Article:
When I was in high-school English class (hey Mr Gooding!), we wrote what seemed like a thousand essays on Emma Woodhouse and her rocky path to self-knowledge, gently guided by the indefatigable Mr Knightley. As the over-analytic but rather naive Emma progresses through the novel, she gradually begins to understand her own feelings as well as better empathizing with those of others – ending of course in marriage. Unfortunately, Austen fails to provide a set of practical tools for understanding oneself in the absence of a 19th century social scene and an appropriate mentor. Luckily, such tools to exist and can occasionally quite helpful, particularly on family occasions or in other stressful situations. I stumbled upon this one today – the 1-up, 1-down method for consciously assessing your mood, on the Enjoymentland blog:
1-up is a positive state, where you are 1 step ahead, in a sense. You can handle the present moments needs, and you are ready for the next moment. You have a reserve of positive sentiment, and have the energy to be kind, compassionate and helpful to the people around you. 1-down is the opposite, a negative step. 1 step behind the curve. You are trying to catch up, slightly or severely overloaded, and unprepared for the current or next moments. You have a deficit of positive sentiment, and are hungry for energy. In order to get out of this state, you need to recieve energy from some source, and in the meantime you can’t afford to give your own energy out. This results in defensive emotions: anger, impatience, sadness, fear.
The trick in any kind of effective self-assessment seems to consists of two things – the capacity for some kind of independent or detached analysis, and a feedback loop that provides options for fixing the problem and bringing the indicator back into the desired state.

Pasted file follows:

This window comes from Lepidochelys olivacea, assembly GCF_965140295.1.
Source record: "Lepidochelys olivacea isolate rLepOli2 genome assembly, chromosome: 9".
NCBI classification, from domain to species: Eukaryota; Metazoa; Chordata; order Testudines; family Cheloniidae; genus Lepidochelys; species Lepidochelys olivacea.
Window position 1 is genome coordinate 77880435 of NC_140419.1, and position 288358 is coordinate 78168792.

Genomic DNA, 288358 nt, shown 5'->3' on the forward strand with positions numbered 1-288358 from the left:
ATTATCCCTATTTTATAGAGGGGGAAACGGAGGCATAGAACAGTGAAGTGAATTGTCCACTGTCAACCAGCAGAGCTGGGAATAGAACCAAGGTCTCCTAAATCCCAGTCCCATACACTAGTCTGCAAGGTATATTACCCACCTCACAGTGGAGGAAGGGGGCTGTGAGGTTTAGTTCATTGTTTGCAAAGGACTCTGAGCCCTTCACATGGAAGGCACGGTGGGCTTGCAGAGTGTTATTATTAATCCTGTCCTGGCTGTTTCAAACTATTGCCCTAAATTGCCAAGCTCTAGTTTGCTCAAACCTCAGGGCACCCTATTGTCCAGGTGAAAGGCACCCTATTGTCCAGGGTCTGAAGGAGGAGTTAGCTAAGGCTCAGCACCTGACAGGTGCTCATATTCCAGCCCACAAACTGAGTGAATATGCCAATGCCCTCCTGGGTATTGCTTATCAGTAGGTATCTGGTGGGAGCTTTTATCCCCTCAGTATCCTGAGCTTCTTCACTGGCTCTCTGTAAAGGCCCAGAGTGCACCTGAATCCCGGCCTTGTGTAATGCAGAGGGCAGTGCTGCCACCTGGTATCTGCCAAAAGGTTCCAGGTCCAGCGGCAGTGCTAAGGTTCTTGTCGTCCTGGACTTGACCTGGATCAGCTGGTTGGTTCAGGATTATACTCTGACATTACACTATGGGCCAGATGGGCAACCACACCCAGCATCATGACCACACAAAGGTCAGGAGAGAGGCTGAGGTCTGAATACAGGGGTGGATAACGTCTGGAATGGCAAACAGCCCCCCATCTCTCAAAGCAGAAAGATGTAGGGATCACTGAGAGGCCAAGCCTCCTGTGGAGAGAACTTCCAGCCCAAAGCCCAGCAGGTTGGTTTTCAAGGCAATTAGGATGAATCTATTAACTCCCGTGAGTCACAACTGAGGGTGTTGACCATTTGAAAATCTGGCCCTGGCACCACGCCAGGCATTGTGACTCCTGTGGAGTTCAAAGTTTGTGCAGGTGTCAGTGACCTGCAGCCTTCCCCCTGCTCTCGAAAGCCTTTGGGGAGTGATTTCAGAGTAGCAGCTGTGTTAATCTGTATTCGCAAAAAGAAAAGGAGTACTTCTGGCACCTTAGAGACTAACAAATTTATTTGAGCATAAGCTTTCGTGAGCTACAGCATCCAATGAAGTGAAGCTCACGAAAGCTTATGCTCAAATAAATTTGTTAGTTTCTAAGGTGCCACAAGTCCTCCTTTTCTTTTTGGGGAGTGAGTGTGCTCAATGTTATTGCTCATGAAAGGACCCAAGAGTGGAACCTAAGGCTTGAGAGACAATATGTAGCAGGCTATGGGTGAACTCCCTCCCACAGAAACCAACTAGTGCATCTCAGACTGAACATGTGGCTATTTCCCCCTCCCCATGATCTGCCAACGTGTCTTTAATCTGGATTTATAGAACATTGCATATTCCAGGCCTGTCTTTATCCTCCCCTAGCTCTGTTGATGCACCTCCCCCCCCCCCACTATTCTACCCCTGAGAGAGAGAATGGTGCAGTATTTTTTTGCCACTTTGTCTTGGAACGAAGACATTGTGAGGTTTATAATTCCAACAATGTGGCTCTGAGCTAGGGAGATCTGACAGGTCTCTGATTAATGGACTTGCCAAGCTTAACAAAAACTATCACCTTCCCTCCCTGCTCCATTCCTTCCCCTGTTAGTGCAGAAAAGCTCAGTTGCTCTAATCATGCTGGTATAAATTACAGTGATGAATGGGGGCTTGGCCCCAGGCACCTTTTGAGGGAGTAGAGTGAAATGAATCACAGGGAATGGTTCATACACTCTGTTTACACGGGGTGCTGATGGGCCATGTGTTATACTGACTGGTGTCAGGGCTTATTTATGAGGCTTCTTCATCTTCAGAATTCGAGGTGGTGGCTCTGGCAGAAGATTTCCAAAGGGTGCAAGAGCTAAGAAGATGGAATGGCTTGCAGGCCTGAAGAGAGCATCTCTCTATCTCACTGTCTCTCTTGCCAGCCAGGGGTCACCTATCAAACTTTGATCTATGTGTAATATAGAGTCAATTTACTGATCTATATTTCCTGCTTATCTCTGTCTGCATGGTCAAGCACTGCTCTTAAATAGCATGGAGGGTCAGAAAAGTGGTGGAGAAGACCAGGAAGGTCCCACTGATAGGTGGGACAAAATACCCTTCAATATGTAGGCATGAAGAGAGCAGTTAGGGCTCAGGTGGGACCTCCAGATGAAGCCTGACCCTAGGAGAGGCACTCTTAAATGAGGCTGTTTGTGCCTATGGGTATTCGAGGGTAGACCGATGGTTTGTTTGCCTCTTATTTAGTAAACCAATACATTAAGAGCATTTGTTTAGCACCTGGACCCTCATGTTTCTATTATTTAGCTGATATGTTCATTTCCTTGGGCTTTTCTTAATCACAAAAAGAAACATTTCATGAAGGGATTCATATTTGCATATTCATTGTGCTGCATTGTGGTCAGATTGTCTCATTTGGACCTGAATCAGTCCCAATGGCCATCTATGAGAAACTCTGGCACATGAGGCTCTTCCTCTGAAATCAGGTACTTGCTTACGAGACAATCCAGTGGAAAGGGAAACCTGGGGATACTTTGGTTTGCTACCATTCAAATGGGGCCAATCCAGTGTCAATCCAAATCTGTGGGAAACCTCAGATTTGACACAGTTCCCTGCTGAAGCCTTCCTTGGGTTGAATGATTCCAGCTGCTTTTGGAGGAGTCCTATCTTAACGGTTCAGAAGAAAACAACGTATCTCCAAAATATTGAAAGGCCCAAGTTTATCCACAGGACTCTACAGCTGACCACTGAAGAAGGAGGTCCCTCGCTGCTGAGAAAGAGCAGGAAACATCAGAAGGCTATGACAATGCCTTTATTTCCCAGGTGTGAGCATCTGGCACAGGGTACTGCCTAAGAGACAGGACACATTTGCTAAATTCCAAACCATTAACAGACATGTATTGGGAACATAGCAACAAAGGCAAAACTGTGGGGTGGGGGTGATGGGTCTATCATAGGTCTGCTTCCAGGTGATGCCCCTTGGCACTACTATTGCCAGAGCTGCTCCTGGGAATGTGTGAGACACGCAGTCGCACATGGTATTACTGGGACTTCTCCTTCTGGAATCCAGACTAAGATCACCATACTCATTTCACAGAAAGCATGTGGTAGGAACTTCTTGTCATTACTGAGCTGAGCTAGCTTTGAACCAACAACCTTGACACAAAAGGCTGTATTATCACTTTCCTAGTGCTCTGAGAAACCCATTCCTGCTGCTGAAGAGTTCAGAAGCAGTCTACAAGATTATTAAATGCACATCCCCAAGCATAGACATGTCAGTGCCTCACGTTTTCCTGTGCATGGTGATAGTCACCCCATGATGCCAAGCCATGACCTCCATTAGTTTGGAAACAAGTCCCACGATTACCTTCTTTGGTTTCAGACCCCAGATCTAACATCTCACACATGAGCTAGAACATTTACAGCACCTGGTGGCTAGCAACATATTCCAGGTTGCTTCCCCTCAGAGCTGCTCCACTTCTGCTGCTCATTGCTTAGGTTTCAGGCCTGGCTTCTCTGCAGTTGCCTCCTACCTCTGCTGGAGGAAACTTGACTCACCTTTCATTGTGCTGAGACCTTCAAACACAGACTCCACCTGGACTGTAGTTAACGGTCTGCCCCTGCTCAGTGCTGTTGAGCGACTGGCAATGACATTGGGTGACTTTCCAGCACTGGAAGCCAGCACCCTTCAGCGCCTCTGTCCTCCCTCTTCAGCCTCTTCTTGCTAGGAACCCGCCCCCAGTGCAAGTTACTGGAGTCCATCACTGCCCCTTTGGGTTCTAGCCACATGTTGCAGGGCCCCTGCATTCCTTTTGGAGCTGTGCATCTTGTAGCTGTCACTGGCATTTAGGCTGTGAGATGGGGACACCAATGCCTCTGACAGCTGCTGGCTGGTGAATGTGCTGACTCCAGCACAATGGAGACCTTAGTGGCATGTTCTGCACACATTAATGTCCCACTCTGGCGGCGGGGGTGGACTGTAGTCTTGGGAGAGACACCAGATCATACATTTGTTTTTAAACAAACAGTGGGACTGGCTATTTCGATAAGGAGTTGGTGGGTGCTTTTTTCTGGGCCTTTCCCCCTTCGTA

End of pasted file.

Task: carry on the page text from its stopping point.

When I used to go canyoning in Australia, we had a system for ascertaining whether anyone in the group was at risk of hypothermia. The problem is that, when people get cold (and even when wearing a wetsuit it can get chilly if you’re traipsing or swimming through a river for hours) they stop talking, effectively blocking a channel to a solution and representing a major risk factor for the group. Our canyoning solution (probably Mic or Deacs’ idea) was to have regular checks on “how cold are you on a scale of one to ten?”. Once people dropped below 7, we’d start jumping around, try and exit the water and get people eating. If someone fell below 5, we’d begin sacrificing clothing to them. Below 3 and it was emergency time.
This 1-up, 1-down thing is a similar concept, but for the slightly more complicated world of your own moodiness. It’s a useful trick because when people get upset they also often stop talking. So this heuristic is a good start to use alone or with my partner (assuming I am honest with both her and myself!), but in this case there’s also a very tricky next step. How do I provide myself (or someone else) with the emotional equivalent of a thermal top? And, with others, how do I do so without coming across as patronizing, insensitive or overly intrusive?